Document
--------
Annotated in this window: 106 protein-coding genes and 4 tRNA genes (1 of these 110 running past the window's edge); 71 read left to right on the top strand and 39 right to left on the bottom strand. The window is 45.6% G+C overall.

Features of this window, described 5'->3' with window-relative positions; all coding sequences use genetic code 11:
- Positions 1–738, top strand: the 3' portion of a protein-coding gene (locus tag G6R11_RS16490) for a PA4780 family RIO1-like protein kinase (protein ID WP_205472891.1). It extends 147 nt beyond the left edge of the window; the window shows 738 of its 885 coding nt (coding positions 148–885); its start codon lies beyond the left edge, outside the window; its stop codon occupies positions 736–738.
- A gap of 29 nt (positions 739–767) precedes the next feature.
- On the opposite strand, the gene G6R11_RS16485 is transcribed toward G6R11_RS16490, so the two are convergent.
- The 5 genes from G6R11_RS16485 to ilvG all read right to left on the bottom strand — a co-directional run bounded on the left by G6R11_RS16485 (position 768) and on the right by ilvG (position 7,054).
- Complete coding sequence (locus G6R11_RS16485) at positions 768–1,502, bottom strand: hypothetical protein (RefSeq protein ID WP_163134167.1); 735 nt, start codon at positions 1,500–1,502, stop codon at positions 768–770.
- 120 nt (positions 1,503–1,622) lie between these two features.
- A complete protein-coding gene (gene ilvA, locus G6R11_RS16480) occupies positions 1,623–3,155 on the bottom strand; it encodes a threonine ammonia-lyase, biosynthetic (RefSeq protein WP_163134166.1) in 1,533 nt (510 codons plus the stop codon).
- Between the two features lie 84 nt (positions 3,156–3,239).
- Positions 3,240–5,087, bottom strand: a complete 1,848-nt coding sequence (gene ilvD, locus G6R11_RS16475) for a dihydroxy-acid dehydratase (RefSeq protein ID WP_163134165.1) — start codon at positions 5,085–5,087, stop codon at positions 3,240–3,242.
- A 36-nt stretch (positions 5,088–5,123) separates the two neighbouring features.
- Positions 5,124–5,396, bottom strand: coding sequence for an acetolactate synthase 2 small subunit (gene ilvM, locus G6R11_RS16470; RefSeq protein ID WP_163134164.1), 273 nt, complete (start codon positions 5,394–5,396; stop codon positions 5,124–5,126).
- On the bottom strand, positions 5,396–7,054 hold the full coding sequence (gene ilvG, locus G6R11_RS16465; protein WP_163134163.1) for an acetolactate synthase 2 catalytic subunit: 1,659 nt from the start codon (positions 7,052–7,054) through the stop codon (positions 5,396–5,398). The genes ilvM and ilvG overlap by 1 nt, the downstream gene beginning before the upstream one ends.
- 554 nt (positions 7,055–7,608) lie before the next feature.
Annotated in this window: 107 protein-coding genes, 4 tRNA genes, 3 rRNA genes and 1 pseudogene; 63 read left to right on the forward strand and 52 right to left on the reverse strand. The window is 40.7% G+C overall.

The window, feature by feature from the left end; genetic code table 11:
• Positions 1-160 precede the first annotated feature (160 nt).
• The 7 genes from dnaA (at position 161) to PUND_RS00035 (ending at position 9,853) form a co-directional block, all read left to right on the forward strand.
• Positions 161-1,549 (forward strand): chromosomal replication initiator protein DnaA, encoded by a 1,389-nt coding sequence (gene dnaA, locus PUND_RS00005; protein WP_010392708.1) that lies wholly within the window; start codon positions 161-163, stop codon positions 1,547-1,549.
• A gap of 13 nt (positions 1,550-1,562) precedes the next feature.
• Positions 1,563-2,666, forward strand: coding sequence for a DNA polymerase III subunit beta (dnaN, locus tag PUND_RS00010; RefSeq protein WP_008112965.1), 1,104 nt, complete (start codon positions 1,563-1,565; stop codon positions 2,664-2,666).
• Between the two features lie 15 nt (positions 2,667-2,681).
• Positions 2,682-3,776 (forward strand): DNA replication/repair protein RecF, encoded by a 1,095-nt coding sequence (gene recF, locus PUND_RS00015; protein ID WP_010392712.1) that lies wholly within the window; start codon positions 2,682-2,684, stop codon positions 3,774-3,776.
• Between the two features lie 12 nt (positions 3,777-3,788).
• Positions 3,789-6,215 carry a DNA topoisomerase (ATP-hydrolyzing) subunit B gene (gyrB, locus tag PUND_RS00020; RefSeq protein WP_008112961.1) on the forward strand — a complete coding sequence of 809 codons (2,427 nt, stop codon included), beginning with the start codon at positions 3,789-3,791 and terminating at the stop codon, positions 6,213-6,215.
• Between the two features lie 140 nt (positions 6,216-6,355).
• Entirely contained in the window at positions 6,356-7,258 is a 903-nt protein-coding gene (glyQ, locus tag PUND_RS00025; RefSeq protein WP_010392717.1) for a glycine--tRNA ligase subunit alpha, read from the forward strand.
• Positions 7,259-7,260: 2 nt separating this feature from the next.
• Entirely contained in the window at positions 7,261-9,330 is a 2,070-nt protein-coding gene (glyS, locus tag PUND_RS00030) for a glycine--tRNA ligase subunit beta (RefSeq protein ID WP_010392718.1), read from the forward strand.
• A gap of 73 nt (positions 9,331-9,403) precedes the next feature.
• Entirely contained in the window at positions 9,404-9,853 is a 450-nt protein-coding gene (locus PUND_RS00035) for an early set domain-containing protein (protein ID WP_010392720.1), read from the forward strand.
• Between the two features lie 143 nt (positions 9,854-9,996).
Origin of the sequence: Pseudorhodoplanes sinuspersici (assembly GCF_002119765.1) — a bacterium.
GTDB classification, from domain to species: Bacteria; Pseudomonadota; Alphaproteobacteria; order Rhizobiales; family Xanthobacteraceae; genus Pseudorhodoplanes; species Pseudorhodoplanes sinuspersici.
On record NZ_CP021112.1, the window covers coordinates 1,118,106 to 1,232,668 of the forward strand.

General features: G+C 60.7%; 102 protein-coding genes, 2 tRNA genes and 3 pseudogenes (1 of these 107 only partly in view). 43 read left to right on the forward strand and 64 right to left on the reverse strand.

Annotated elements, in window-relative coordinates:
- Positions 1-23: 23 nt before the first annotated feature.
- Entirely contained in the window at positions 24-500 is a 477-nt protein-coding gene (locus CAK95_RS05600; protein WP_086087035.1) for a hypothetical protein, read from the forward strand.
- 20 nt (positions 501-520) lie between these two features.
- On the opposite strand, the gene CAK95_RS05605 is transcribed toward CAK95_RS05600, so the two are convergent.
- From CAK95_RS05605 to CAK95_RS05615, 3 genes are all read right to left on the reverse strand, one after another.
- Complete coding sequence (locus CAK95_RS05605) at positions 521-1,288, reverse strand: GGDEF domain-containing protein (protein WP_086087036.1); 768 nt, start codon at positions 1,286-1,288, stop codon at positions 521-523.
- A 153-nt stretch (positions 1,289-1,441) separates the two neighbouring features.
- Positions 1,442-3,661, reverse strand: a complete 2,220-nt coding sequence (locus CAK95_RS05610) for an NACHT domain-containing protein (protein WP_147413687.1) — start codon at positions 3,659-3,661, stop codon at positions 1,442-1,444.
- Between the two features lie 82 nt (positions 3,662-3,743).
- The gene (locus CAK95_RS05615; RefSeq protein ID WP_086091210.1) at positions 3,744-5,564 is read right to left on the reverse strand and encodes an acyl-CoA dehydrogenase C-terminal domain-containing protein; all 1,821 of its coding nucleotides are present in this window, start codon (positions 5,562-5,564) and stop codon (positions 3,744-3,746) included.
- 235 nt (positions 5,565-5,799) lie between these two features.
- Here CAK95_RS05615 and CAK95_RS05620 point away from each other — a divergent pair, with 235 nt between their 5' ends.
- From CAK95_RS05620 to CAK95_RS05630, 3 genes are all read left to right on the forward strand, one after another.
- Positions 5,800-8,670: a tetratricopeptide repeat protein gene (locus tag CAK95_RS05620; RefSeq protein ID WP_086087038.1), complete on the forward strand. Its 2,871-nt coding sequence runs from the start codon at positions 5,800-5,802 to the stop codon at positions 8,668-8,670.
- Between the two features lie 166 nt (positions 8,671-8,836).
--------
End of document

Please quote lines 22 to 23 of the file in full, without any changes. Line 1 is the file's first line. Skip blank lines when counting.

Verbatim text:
• Positions 1,563-2,666, forward strand: coding sequence for a DNA polymerase III subunit beta (dnaN, locus tag PUND_RS00010; RefSeq protein WP_008112965.1), 1,104 nt, complete (start codon positions 1,563-1,565; stop codon positions 2,664-2,666).
• Between the two features lie 15 nt (positions 2,667-2,681).